Developing the Next Generation of Middle School Science Materials--Investigating and Questioning Our World through Science and Technology (Collaborative Research: Reiser)

This project will design a comprehensive science curriculum for grades 6-8, in which learning performances drive the design of activities and assessments in order to specify how students should be able to use the scientific ideas and skills outlined in standards. The materials contain hands-on experiences, technology tools and reading materials that extend students' first-hand experiences of phenomena and support science literacy.

Lead Organization(s): 
Partner Organization(s): 
Award Number: 
0439493
Funding Period: 
Wed, 09/01/2004 to Tue, 08/31/2010
Full Description: 

Building on the work that "Investigating and Questioning our World through Science and Technology (IQWST)" completed in Phase I, a comprehensive science curriculum for grades 6-8 is developed in Phase II. A learning-goals-driven design is used in which learning performances that drive the design of activities and assessments specify how students should be able to use the scientific ideas and skills outlined in standards. The materials are organized around driving questions that provide a context to motivate students as they use their knowledge and skills in scientific practices -- such as modeling, designing investigations, explanation and argumentation and data gathering, analysis and interpretation -- to acquire understandings of the concepts, principles and habits of mind articulated in national science standards. The materials contain hands-on experiences, technology tools and reading materials that extend students' first-hand experiences of phenomena and support science literacy. All four science disciplines are studied for about one-quarter of each year. The physics topics for grades 6, 7 and 8 are description of motion, conservation and transformation of energy, and laws of motion respectively; in Earth science, the topics are Earth surface processes, climate and weather and objects in space; for biology, organisms and systems, genetics and the environment, and ecosystems and natural selection; and for chemistry, particulate nature of matter, chemical reactions of substances, and chemical reactions all around us. Teacher materials support teacher learning of the science content and pedagogical approaches. The materials include an on-line system that provides video examples of student work and pedagogy in action. The project also includes development of resources for the community so that learning opportunities linked to classroom activities can occur outside of school. Particular attention is paid to developing reading literacy.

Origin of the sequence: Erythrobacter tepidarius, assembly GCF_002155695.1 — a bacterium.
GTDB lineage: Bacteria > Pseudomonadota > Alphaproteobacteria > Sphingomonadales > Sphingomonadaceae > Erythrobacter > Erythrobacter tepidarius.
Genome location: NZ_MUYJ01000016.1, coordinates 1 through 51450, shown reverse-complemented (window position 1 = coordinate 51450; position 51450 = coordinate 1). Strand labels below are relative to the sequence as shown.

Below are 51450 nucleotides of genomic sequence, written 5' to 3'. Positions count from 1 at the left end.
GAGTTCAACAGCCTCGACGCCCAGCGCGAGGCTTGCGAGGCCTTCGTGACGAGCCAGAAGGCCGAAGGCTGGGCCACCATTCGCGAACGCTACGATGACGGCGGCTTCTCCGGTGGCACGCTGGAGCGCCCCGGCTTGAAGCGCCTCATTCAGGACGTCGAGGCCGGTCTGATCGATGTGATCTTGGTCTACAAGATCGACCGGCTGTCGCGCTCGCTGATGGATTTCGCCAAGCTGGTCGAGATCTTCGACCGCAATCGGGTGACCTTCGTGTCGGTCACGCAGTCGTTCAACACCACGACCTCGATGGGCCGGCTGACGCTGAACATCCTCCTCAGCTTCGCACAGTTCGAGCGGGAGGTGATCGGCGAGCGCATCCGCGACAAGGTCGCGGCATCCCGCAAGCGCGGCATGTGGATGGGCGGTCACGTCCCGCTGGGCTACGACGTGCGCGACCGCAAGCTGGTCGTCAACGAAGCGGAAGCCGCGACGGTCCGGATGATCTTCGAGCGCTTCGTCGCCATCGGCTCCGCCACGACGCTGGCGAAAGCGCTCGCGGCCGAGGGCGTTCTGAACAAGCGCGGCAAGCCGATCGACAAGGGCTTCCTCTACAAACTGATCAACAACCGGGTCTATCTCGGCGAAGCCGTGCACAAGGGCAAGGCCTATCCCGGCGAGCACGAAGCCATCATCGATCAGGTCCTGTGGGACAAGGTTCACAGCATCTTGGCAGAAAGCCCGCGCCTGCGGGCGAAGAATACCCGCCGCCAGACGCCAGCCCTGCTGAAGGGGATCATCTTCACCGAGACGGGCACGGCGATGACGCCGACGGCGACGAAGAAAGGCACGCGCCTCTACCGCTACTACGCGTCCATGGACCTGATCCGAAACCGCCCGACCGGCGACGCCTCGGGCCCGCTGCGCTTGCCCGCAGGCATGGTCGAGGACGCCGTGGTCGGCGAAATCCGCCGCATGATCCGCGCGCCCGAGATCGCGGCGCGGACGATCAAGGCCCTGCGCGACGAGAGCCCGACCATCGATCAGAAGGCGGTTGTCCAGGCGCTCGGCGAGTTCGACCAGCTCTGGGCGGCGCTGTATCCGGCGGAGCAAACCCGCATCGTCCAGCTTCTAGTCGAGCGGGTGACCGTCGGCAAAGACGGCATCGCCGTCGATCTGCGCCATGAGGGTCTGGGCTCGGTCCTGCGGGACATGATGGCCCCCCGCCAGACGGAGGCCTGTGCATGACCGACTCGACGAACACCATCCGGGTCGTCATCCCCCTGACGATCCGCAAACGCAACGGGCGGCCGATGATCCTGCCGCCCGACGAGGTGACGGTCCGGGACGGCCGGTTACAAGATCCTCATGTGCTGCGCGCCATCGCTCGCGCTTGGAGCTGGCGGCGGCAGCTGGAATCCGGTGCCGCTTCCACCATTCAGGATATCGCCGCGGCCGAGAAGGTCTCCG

Problem-Based Learning Designed for Science and Mathematics Professional Development

This project aims to: (1) develop, implement and study the impact of a subject matter-focused, Problem-based Learning professional development model; and to (2) design ways of incorporating Problem-Based Learning (PBL) into key subject matter and teacher preparation courses taken by pre-service teachers, and study the impact on pre-service teachers' learning. This project is designed with and for teams of K-12 science and mathematics teachers from school districts of mid-Michigan.

Lead Organization(s): 
Partner Organization(s): 
Award Number: 
0353406
Funding Period: 
Sun, 08/01/2004 to Sat, 07/31/2010
Project Evaluator: 
SAMPI Western Michigan University

The Scientific Thinker Project: A Study of Teaching and Learning Concepts of Evidence and Nature of Scientific Evidence in Elementary School

Current curriculum materials for elementary science students and teachers fail to provoke the following essential questions during science instruction: What is evidence? Why do you need evidence? The goal of this project is to identify whether and how elementary school students formulate answers to these questions and develop concepts of evidence and understandings of the nature of scientific evidence.

Lead Organization(s): 
Partner Organization(s): 
Award Number: 
0918533
Funding Period: 
Sat, 08/01/2009 to Sat, 07/31/2010

Ecosystems and Evidence Project (Collaborative Research: Jordan)

This exploratory research and development project addresses the question, "Can students develop an understanding of the ecological nature of science (ENOS) in high school biology and environmental science classes that is useful and productive in environmental citizenship?" To address this question, the project will identify the essential elements of ENOS, investigate how these can be taught and learned, and explore how ENOS skills and understandings are used to enhance environmental citizenship.

Lead Organization(s): 
Partner Organization(s): 
Award Number: 
0918589
Funding Period: 
Tue, 09/01/2009 to Wed, 08/31/2011

Bioinformatics: Learning by Doing

This project addresses two grand challenges—cutting-edge STEM content and K-12 science assessments. Using DNA Sequencing Analysis Program (DSAP), which will be modified, high school students and teachers will learn molecular biology and modern genetics by working with authentic genomic sequences, and submit their findings for review by scientists. The objective is to develop state-of-the-art Web-based tools and resources that will make it possible for high school students to conduct authentic research in bioinformatics.

Project Email: 
Lead Organization(s): 
Partner Organization(s): 
Award Number: 
0733255
Funding Period: 
Sat, 09/01/2007 to Tue, 08/31/2010
Project Evaluator: 
WestEd
Full Description: 

This project addresses two grand challenges—cutting-edge STEM content and K-12 science assessments. Using DNA Sequencing Analysis Program (DSAP), which will be modified, high school students and teachers will learn molecular biology and modern genetics by working with authentic genomic sequences, and submit their findings for review by scientists. The objective is to develop state-of-the-art Web-based tools and resources that will make it possible for high school students to conduct authentic research in bioinformatics.